“I’m sorry to have written such a long letter, I didn’t have time to write a short one”. This quote has been attributed variously to Oscar Wilde, George Bernard Shaw, Mark Twain, Abraham Lincoln and Blaise Pascal. Many quotes are erroneously attributed, but in this case there is evidence that Blaise Pascal, Mark Twain and Abraham Lincoln all used the quote or versions of it.
The famous book Elements Of Style by Strunk and White advises writers to go through their work and remove any word which can be removed without altering the meaning of the text. Sydney Smith, founder of The Edinburgh Review in the 19th Century advised; “In composing, as a general rule, run your pen through every other word you have written; you have no idea what vigor it will give your style.”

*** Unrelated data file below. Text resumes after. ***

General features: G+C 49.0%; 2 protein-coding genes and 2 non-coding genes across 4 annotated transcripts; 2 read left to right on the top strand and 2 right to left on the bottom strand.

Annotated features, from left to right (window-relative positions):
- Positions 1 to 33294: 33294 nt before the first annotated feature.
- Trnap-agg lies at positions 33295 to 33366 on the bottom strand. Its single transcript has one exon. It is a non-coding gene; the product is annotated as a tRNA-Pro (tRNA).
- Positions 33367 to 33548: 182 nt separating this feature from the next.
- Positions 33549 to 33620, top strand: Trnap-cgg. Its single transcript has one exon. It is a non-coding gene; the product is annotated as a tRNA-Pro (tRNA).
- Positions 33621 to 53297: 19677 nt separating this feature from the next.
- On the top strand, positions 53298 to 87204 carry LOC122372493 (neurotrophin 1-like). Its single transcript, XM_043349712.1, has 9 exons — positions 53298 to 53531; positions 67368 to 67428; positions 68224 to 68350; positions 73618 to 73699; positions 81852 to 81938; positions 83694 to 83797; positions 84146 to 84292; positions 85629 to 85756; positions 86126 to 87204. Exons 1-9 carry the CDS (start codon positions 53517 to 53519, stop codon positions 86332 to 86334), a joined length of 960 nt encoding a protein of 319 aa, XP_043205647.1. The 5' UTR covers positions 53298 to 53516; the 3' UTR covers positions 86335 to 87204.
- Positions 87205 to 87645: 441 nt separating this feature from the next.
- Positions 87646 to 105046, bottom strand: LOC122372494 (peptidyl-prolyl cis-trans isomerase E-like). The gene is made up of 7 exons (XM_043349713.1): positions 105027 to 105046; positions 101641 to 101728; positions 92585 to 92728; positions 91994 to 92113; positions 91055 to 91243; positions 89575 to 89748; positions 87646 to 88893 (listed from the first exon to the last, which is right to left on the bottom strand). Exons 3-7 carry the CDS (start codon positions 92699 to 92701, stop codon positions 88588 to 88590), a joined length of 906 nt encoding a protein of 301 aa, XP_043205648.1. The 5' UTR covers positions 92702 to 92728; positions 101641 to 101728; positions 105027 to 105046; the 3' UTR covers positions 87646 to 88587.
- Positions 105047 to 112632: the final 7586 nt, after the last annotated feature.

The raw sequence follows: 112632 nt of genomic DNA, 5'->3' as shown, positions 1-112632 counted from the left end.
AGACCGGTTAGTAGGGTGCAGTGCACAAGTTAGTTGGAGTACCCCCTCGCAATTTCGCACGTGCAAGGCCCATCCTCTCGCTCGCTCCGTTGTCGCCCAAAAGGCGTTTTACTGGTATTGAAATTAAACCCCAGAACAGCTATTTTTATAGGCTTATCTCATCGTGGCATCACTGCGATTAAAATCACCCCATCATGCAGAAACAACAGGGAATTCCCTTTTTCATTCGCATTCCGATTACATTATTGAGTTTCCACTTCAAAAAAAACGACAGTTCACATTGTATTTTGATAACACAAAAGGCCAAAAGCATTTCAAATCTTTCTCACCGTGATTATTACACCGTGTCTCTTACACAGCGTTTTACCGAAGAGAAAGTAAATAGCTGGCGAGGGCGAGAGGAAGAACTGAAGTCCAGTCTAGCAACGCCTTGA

It may be impractical to follow this advice exactly, but the spirit of the idea is good advice. The writing process can gain from the creative throwing down of a stream of conciousness onto paper, but then the writer has to put on the hat of the editor and ruthlessly remove unnecessary words. It’s not easy and successful writers have access to professional editors who will do this for them.
For the beginner the challenge is to be ruthless with your work. It’s a skill and practice will make you a better writer.